Farmers’ organisations of all political colours have come out against the delay in issuing an order permitting State-wide tapping of neera.

Minister for Excise and Ports K. Babu aired the decision on July 16 in Thiruvananthapuram that the tapping of the unfermented sap from coconut flowers would begin with a unit each of 1,500 trees in 14 districts of the State. However, Thiruvananthapuram, Kollam and Pathanathitta districts, where no toddy tapping takes place, would be allowed to begin with more than one unit each.

These organisations fear a strong lobby is out to torpedo the neera project that can increase farmers’ income and create business possibilities.

Even the committee appointed by the government to look into neera’s possibilities was loaded against the farmers, said a farmers’ group leader, who did not want to be named. The committee consisted mostly of excise officials and trade union representatives, who would never speak up for the farmer, he said.

Babu Joseph, coconut farmer and a member of the committee, said formal order was expected soon because the government had agreed in principle to permit neera tapping. “What remains are Cabinet approval, notification of the neera rules and selection of units for tapping, packaging and selling neera in each of the districts. These are formalities, which would take its course and time,” he said.

The Excise Minister told The Hindu on Friday that the government had not set a time-frame for the order. The Cabinet would soon take up the matter, he said.

Farmers’ organisations won’t tolerate an about-face. “We will not go back on our demand for permission to tap neera,” said Lal Varghese Kalpakavady, State president of Karshaka Congress, the farmer’ wing of the Congress (I).

An office-bearer of Karshaka Congress from Palakkad said coconut farmers were in distress; an early order on neera would be of great help to small and marginal farmers.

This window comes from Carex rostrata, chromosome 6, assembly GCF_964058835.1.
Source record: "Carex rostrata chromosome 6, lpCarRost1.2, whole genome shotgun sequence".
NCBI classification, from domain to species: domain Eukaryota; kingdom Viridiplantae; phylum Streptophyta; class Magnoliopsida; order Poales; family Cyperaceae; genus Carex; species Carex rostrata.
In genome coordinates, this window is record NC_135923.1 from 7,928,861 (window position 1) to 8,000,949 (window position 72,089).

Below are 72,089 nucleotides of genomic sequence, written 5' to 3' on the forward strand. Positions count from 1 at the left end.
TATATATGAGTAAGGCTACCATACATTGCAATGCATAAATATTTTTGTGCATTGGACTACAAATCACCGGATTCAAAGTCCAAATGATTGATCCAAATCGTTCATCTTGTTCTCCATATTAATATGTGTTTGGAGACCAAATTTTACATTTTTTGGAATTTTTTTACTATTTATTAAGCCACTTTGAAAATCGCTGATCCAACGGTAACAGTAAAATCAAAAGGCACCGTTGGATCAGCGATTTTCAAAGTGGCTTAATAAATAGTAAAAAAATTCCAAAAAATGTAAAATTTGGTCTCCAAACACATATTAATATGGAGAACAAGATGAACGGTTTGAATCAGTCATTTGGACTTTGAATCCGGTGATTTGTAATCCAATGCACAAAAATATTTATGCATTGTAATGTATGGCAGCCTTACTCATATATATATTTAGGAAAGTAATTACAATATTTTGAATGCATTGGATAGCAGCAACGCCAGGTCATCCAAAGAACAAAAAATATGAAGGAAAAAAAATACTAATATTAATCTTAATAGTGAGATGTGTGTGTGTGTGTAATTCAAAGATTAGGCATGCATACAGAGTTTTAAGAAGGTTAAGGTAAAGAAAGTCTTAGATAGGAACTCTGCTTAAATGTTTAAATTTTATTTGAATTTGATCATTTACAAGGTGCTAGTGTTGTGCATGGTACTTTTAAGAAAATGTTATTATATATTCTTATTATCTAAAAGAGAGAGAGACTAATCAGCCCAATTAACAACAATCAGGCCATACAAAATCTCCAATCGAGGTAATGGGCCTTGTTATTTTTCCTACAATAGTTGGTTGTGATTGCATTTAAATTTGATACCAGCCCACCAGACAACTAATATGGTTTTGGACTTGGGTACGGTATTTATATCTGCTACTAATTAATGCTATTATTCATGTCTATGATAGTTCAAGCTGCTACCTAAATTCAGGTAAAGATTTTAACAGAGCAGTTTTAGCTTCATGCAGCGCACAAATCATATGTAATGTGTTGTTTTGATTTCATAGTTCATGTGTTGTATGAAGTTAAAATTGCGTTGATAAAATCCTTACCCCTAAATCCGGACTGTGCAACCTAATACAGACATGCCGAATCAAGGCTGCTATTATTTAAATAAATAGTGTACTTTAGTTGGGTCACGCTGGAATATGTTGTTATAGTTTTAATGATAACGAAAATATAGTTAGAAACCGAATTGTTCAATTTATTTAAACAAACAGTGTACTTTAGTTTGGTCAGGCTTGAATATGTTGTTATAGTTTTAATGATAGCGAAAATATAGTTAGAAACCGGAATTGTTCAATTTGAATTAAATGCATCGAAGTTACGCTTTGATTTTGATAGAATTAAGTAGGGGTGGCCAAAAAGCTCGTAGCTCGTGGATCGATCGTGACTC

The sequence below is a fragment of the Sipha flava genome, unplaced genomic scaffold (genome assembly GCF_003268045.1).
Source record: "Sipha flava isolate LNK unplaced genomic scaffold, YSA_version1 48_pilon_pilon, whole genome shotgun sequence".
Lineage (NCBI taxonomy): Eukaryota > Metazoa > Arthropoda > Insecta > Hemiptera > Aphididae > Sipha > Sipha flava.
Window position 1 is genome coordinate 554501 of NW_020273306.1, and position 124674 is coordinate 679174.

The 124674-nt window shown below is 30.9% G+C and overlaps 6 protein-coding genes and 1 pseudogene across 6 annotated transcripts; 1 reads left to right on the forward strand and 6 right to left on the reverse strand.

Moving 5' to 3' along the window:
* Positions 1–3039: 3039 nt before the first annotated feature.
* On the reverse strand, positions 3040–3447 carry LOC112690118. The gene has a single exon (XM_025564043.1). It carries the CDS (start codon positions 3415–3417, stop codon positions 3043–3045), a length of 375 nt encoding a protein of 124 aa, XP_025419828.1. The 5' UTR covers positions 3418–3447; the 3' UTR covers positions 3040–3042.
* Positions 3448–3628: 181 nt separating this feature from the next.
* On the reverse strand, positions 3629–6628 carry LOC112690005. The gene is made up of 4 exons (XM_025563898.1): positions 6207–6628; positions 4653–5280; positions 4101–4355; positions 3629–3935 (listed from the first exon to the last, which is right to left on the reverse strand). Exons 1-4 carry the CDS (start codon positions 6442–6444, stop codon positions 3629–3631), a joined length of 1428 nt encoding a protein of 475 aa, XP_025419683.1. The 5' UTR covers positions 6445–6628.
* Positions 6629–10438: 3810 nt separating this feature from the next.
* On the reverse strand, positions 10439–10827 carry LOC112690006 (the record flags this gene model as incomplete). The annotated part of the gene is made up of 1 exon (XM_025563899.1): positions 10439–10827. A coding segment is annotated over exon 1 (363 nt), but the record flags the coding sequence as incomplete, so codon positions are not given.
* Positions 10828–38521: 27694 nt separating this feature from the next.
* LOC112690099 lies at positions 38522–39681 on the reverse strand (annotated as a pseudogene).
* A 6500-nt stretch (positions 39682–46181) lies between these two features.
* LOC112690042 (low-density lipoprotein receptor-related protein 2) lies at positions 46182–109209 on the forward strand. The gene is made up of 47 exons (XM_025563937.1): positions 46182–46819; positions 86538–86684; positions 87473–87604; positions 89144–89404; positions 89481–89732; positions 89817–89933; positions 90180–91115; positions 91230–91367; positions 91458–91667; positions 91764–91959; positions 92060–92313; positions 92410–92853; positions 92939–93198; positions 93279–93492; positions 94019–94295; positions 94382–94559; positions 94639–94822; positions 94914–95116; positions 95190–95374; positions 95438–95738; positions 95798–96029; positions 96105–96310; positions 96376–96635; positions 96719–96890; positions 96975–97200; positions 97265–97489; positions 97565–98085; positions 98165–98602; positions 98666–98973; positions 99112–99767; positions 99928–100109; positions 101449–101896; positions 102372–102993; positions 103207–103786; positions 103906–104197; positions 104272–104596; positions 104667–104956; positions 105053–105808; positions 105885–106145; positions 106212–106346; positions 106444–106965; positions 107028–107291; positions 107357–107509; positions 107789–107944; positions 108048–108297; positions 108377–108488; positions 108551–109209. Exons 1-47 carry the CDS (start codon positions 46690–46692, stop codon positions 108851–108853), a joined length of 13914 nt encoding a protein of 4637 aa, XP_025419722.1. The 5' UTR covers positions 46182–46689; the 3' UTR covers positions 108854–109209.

A farmer’s organisation linked to CPI(M) blamed the delay on lack of governance. “There is no government in Kerala. The State is being ruled by bureaucrats,” said E. P. Jayarajan, president of Kerala Karshaka Sangham. He said the project might hit a hurdle because there was not enough people to climb coconut trees.

State president of All India Kisan Sabha Sathyan Mokeri alleged that the influential “abkari lobby” was out to derail the project. He said they were campaigning against the neera project and spreading unsubstantiated claims that toddy tappers would lose their jobs if neera tapping was allowed. “This is unfortunate,” he said. Estimates by the Coconut Development Board said even if only one per cent of the 18 crore coconut trees in the State are tapped, the State would generate an extra business worth Rs. 4,300 crore annually.

A scientist at the Kerala Agricultural University said neera tapping could increase the income of a farmer from a coconut tree to Rs. 1,000 a month from the current level of Rs. 50 to Rs. 100.


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